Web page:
Others in this group are used as beasts of burdens, guard dogs, and their skins are used brutally as clothing.

Sadly as people feel they have the right to gamble, dogs and horses are used as racing machines to be run on tracks, confined and run to order as is seen fit.

These lives are worth very little as they risk death and misery from drugs, severe training and track collision every time they are made run. Making dogs and horses race is pure exploitation.

Animals whose docile nature as in ruminants suffer most due to their flesh tasting edible. Farmers breed these gentle beings and despite these animals suffering a horrendous death.

They infer they love their animals.

However they forget the confinement, live exporting and these mothers sorrow whose young gets taken away to an unnatural and painful life in the farming Industry from birth to brutal death.

Every mother wants to keep and protect her children and not have them taken away just after birth or at a few months old.

Crustations and fish suffocate without water, many shelled fish are boiled alive, a death like many other beings beyond comprehension.

Do humans ever really consider the horrendous life inflicted on every other species unnecessarily?

The question is not- can they reason?

But can they suffer.

Empathy is in short supply.

Man is indeed the cruellest animal!

Bernie Wright
Shallon
The Ward.

Dear sir,

I have read with interest articles relating to anti-social behaviour and disrespect for some of our landmark pieces of public art.

In particular the Luke Kelly pieces of recent times and the manner in which they have been received by the public.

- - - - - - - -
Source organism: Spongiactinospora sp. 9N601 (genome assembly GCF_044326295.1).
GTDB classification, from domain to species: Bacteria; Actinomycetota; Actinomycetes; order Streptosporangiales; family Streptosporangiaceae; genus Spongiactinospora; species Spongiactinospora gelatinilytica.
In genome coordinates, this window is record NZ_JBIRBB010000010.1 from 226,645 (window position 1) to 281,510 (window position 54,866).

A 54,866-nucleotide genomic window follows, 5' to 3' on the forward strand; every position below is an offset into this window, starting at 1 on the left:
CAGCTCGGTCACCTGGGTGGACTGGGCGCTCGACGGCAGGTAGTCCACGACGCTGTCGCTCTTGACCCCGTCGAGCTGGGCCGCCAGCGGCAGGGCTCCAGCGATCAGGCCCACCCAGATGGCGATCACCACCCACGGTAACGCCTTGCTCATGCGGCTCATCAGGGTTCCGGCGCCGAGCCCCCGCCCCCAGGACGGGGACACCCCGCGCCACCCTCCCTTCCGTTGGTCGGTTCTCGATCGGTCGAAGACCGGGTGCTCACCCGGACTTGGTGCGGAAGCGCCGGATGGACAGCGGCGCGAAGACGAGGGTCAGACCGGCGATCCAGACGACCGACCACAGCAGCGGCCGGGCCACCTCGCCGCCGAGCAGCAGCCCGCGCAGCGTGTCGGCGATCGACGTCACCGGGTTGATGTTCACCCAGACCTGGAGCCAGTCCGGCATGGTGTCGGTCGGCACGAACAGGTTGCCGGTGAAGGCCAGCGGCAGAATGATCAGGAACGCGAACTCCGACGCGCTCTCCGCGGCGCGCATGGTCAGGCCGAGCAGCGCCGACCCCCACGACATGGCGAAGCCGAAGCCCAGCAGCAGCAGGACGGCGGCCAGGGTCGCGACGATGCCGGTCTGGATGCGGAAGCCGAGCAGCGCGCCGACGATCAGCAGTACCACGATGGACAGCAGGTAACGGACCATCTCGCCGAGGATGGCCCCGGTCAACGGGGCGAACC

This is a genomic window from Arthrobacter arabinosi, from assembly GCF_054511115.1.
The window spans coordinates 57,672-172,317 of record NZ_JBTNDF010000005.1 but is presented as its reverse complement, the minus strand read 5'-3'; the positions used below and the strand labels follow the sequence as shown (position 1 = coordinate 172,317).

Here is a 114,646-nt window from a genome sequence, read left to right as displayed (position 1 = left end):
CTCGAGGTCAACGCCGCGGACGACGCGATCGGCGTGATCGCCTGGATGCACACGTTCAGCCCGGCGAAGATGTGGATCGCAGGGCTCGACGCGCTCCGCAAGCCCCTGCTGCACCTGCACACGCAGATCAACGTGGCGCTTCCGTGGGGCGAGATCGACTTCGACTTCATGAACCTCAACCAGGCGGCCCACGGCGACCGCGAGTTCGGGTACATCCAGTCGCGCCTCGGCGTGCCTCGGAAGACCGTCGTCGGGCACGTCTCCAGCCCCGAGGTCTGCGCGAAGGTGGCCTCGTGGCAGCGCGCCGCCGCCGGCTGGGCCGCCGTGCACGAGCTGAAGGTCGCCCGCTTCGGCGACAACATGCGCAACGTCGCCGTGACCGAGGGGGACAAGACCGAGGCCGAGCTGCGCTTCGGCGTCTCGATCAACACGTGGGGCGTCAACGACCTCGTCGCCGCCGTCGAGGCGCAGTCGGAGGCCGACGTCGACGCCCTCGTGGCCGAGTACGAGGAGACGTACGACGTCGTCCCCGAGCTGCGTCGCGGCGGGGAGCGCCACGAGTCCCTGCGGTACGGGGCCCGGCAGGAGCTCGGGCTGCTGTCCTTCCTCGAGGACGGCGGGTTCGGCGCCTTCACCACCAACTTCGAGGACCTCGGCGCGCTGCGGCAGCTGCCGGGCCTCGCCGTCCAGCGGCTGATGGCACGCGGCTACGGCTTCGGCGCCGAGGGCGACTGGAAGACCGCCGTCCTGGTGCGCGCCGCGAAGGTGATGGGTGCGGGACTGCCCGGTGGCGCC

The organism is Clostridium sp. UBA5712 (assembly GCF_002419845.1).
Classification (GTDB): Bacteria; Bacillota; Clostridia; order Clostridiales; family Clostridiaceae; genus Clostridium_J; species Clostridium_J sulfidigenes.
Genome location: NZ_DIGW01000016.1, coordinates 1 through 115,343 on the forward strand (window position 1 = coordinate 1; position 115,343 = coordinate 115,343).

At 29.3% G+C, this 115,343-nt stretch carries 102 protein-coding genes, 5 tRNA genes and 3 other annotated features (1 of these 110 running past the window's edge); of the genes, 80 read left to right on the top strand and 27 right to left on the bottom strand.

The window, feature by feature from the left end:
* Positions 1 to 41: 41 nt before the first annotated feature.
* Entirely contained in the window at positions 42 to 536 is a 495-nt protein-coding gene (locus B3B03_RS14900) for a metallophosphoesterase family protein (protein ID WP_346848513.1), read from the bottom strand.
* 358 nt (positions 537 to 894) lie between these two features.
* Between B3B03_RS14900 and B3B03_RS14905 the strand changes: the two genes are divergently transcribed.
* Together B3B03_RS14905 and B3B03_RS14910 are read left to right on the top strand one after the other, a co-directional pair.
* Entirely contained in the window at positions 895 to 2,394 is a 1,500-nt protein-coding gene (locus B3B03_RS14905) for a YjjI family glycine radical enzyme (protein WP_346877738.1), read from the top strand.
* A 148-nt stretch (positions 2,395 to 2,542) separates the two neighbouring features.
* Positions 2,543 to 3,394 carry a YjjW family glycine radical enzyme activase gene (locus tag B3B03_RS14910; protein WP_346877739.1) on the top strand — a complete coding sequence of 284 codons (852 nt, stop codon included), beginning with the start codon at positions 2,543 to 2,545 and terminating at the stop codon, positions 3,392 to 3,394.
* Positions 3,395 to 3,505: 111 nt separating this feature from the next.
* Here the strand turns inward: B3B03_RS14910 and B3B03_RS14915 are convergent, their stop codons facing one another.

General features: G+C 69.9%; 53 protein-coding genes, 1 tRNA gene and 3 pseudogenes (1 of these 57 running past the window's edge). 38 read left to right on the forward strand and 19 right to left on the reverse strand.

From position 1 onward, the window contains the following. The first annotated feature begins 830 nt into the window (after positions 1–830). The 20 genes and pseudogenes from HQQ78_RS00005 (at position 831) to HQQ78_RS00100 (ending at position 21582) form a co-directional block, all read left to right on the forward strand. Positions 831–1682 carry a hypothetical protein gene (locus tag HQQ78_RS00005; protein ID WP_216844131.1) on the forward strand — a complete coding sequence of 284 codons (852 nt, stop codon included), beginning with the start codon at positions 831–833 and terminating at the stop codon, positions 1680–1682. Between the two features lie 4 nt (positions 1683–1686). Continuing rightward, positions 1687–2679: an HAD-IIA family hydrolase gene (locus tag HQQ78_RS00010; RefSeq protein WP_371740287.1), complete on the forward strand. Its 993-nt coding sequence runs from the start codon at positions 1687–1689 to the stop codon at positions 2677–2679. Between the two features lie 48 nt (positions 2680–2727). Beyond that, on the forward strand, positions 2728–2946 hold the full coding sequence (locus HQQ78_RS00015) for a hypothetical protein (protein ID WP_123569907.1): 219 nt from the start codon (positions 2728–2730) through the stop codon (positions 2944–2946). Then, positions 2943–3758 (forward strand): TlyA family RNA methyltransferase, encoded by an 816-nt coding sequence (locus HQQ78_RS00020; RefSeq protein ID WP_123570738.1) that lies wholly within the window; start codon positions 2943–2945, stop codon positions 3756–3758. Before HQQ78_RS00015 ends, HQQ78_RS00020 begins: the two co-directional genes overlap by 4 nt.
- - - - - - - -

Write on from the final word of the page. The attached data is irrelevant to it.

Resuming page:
It is very likely the case that these anti-social activities may have a common trend relating to this behaviour,

It has been stated that proposed public art will in future require to be designed with this anti-social behaviour in mind.

Perhaps if those officials who create public art projects sought firstly the consent of the public in the locations where it is proposed to site this art rather then impose unwanted art and later expect communities to accept this against their will, then we might discover the true cause of this anti-social behaviour in which you speak of.

To my mind and that of a great many more the anti-social behaviour in which you speak of is merely a reaction to imposed public art due to the anti-social behaviour of the city council officials who do not respect the consent of the public.

A typical current example of this is the rejection of the proposal from the people of Finglas north west for a statue of Kevin Barry in Kildonan Park consented to and proposed by this community but rejected by Dublin City Council?

Shame on you all.

Yours sincerely,

Jack Fitzgerald

Dear Editor,

I was delighted to hear that the Government has decided not to fund that absolute white elephant project that was to be the white-water rafting facility at George’s Dock.

What Dublin needs is homes not another facility for tourists to benefit from and enjoy.

The shortage of housing is the biggest challenge facing Dublin City Council and they would do well to focus on this rather than nonsense vanity projects.

Yours sincerely,

Alex Buckley,

Rathfarnham